Magento Tutorials

Magento PWA Studio Tutorial: The Basics

Built by Magento themselves, Magento PWA Studio is a collection of tools made to help developers build PWAs on top of the Magento backend. As it is an open-source project on GitHub, Magento PWA Studio is constantly being worked on by its community of over 100 contributors worldwide.

Magento PWA Studio uses several external libraries such as:

The Magento PWA Studio project has been in development for quite a while, and it’s been generally stable from version 7.0 onwards. To best help you get to know this tool, in this tutorial we’ll be going through the basics of Magento PWA Studio and help you learn in the process.

The first thing is to install PWA Studio. You can follow this step-by-step guide to do that: How to Setup Magento 2 PWA Studio

1. Project folder structure

The packages used in the project are located inside node_modules folder.

node_modules folder

We can see there are a lot of packages. We need to take another approach to understand the package structure. Let’s take a look at packages directory of pwa-studio project on GitHub.

PWA Studio packages

Now that’s better.

You don’t need to understand all of the packages in here, only the most important ones:

  • venia-concept: a storefront demo named Venia which is a proof-of-concept Magento PWA. It pulls the sources from other packages to build the Venia storefront demo:
  • peregrine: contains a collection of useful components and custom React hooks for a Magento PWA.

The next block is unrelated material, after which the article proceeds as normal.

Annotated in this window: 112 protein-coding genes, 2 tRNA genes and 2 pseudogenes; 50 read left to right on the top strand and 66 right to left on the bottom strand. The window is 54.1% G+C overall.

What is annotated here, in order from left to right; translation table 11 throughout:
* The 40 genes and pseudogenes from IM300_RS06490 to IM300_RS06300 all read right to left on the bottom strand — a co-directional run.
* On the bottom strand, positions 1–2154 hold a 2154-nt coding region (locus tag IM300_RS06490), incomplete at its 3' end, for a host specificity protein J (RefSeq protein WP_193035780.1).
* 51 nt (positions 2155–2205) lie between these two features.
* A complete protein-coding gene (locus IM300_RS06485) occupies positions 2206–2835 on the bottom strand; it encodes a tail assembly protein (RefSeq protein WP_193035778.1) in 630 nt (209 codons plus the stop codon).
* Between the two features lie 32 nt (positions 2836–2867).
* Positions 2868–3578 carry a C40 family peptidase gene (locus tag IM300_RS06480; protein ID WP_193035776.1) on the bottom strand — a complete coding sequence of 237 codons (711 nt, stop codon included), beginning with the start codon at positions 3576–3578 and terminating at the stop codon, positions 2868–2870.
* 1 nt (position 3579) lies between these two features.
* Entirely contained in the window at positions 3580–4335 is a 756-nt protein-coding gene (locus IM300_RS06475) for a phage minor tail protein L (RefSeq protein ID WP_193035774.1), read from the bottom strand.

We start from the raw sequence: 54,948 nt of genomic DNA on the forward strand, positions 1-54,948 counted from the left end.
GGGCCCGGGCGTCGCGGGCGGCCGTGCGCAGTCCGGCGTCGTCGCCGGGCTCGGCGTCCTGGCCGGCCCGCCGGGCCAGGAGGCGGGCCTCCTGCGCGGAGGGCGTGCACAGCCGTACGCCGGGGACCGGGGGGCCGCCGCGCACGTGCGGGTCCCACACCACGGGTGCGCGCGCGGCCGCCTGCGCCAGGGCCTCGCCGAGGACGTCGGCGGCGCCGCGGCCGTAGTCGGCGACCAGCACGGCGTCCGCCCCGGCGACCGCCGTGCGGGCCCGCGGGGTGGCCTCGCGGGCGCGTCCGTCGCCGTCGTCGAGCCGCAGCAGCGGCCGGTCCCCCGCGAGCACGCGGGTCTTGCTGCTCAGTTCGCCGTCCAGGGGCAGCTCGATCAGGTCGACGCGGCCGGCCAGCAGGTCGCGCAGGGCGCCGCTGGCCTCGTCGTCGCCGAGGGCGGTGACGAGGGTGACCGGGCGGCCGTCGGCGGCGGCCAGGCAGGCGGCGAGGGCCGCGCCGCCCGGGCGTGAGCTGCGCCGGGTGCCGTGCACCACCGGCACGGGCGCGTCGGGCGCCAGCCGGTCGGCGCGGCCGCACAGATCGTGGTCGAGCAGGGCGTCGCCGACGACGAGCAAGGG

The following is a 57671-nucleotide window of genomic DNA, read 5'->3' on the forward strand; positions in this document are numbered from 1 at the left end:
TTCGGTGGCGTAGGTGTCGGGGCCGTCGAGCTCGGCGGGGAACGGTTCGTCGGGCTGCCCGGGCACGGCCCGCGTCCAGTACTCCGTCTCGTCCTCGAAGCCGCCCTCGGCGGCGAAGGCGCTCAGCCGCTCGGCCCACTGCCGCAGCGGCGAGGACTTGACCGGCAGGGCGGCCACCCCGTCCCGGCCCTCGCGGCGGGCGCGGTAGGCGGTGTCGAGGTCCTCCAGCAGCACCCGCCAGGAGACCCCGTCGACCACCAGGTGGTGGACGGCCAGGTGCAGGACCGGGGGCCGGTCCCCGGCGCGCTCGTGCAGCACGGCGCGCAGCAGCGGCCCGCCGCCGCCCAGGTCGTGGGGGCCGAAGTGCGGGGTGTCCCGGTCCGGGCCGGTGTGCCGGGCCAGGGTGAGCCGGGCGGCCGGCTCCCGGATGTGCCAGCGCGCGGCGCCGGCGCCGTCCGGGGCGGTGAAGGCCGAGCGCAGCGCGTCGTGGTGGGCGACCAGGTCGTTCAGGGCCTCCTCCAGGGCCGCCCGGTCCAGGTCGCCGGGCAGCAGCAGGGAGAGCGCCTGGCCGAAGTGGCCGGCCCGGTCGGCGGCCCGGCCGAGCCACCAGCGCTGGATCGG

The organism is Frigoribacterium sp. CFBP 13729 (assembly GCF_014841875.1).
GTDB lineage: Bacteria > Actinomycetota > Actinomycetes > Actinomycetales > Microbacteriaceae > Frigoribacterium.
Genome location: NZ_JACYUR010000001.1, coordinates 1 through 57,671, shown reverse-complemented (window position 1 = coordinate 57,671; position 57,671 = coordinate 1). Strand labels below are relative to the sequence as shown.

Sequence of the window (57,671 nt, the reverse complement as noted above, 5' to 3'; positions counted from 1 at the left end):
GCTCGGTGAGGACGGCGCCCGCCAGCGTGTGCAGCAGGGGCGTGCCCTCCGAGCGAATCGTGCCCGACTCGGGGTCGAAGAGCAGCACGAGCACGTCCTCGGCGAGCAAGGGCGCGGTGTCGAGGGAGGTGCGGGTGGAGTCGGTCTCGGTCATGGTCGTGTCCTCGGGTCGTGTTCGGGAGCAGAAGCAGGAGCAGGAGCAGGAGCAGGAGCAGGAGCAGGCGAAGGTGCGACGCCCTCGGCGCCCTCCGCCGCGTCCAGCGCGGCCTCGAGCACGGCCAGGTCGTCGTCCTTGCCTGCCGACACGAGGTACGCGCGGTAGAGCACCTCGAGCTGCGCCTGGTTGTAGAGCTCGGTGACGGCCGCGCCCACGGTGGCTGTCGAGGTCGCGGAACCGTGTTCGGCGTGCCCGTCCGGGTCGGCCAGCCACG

• venia-ui: a UI library that we can use for our project.

venia-ui will be called from peregrine. It contains components such as buttons, text boxes, text fields, and even more complicated page components like category trees, category list etc.

venia-ui components

On the other hand, peregrine contains logic inside these views:

peregrine lib

2. Create a new router

The most basic thing to do when modifying a project is creating a new page, with pre-configured routers. 

For example, here we’ll create a router which we can use to open a brands list.

Create a file at src/targets/local-intercept.js with the following content:

module.exports = targets => {
     targets.of("@magento/venia-ui").routes.tap(routes => {
             name: "BrandList",
             pattern: "/brand.html",
             path: require.resolve("../components/brands/index.js")
         return routes;

Modify package.json to use the file we’ve just created:

Modify package.json
  "pwa-studio": {
    "targets": {
      "intercept": "./local-intercept.js"

Create a component corresponding to the router which we just created above:

import React, { useMemo } from "react";
const Brands = props => {
	return <div>a</div>

export default Brands;

Stop and restart runtime, then check the URL brand.html if it returns anything.

In the router, if you want to pass more information or if you have conditions for the router, use the following syntax:

targets.of("@magento/venia-ui").routes.tap(routes => {
         name: "BrandCategory",
         pattern: "/brand/category/:categoryUrl?",
         path: require.resolve("../components/category/index.js")
         name: "BrandDetails",
         pattern: "/brand/:brandUrl?",
         path: require.resolve("../components/branddetails/index.js")
         name: "BrandList",
         pattern: "/brand.html",
         path: require.resolve("../components/brands/index.js")
     return routes;

These routers will pass categoryURL and brandURL into the components which we’ll be using, like this:

import React from "react";
import { useParams } from "react-router-dom";

const BrandDetails = () => {
	const classes = defaultClasses;
	const { brandUrl = "" } = useParams();
	return <div>yess!</div>;